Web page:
How to Accept That You Can’t Change Your Mom

Mom holding grass

Whether you have a wonderful relationship with your mom, a strained one, or even none at all, most people (particularly women) wish they could change their mom in some ways. Maybe it’s natural to wish that the relationship that begins as the closest human bond could evolve a little more.

What We Wish We Could Change About Mom

For most of us, our mother’s gave us life, nurtured us, cleaned, fed, put up with our whining. It’s important to recognize these contributions (almost always unpaid), and be grateful for their work and their love. That doesn’t mean there aren’t some things that get under your skin.

Here are some key issues that bother many people about their moms:

  1. Your mom still thinks of you as a child or young adult, with the same flaws and same preferences. E.g. despite your current impressive job, your mother acts like you are a ne’er do well because you had to repeat a year in middle school; or, because you dated guys in highschool, she finds it hard to believe that you are currently in a serious relationship with a woman.
  2. Your mom is judgmental about choices you have made, and doesn’t want to think about things differently. For instance, she doesn’t respect your career choices, or your choice of partner, or the way that you parent. No matter how you explain yourself, she is stuck on the idea that her way is better, that your choices are wrong.
  3. Your mom talks badly about people, including other family members (siblings, your dad), friends, acquaintances, even people she doesn’t know. While gossiping about other people with her was a way that you bonded earlier in life, you are trying to be more open minded and more tolerant, and you don’t want to hear negative remarks about others.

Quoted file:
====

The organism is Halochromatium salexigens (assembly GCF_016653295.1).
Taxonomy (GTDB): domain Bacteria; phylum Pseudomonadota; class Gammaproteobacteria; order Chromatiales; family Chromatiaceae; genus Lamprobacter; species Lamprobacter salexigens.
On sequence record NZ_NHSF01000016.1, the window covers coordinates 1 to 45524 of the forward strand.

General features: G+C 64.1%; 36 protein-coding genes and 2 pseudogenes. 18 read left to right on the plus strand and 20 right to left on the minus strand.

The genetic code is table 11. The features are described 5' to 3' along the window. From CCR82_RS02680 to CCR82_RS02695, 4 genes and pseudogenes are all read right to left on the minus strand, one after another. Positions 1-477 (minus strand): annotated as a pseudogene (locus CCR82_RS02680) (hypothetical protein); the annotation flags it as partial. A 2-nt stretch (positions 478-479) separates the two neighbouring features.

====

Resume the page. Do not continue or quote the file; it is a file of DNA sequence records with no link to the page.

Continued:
4. Your mom struggles with untreated mental health or addiction issues, and will not get treatment. This can be because she insists she doesn’t have the issues, or because she insists that treatment will not help. Either way, it is difficult to deal with her issues, and you cannot rely on her anymore.
  5. Your mom doesn’t respect your parenting choices, and is a revisionist historian about how great she was as a mother. It may be stressful to talk with her about any parenting issues, and she notices your failures more than your successes. This is compounded if you rely on her for any child care help.
  6. Your mom acts more like the child, and you act more like the parent. She is constantly asking you for help, money, advice, and time. It exhausts you to deal with her demands or requests or both, and you envy your friends whose parents take a more parental, caretaking role.

Recognize Limits of What You Can Change

No matter what issues you and your mother are dealing with, it is important to recognize the limits of how you can change her. You desperately hope that she can one day realize your strengths, care for you, care for herself, or be on the same page, — this is a normal and understandable desire.

Unfortunately, there is a low likelihood that you can convince your mother to turn into someone else, whether that fantasy mother be more agreeable, more open minded, or more nurturing.

Paths to Acceptance of Your Mother

There are many paths to accepting that your mother will not change. One key to focus on is your mother’s strengths. What are the positives in your relationship? Ways in which your mother has helped you, taught you anything, made you into the person that you are today? Even if you have become stronger because she has not been there for you, that realization can put you on the path to acceptance.

Additionally, recognizing the contributing factors that led to your mother’s behavior can be very useful in facilitating acceptance. Learning more about her upbringing and the stressors she faced, in her own family and life in general, can help you understand why she acts in the ways she does.

Even if you know about her past, considering it more or asking her for more details (if your relationship is structured in a way that you can ask these types of questions) can be very beneficial in expanding the way you think and feel about your mother.

Therapy Helps You Make Peace With Familial Situations

Of course, therapy can be very useful in helping you make peace with your mother and any anger, sadness, or resentment that you feel. Talking to a professional can help you put your lingering feelings to bed and move forward in your life and in your relationship with your mom.

Published by

Dr. Samantha Rodman

Clinical Psychologist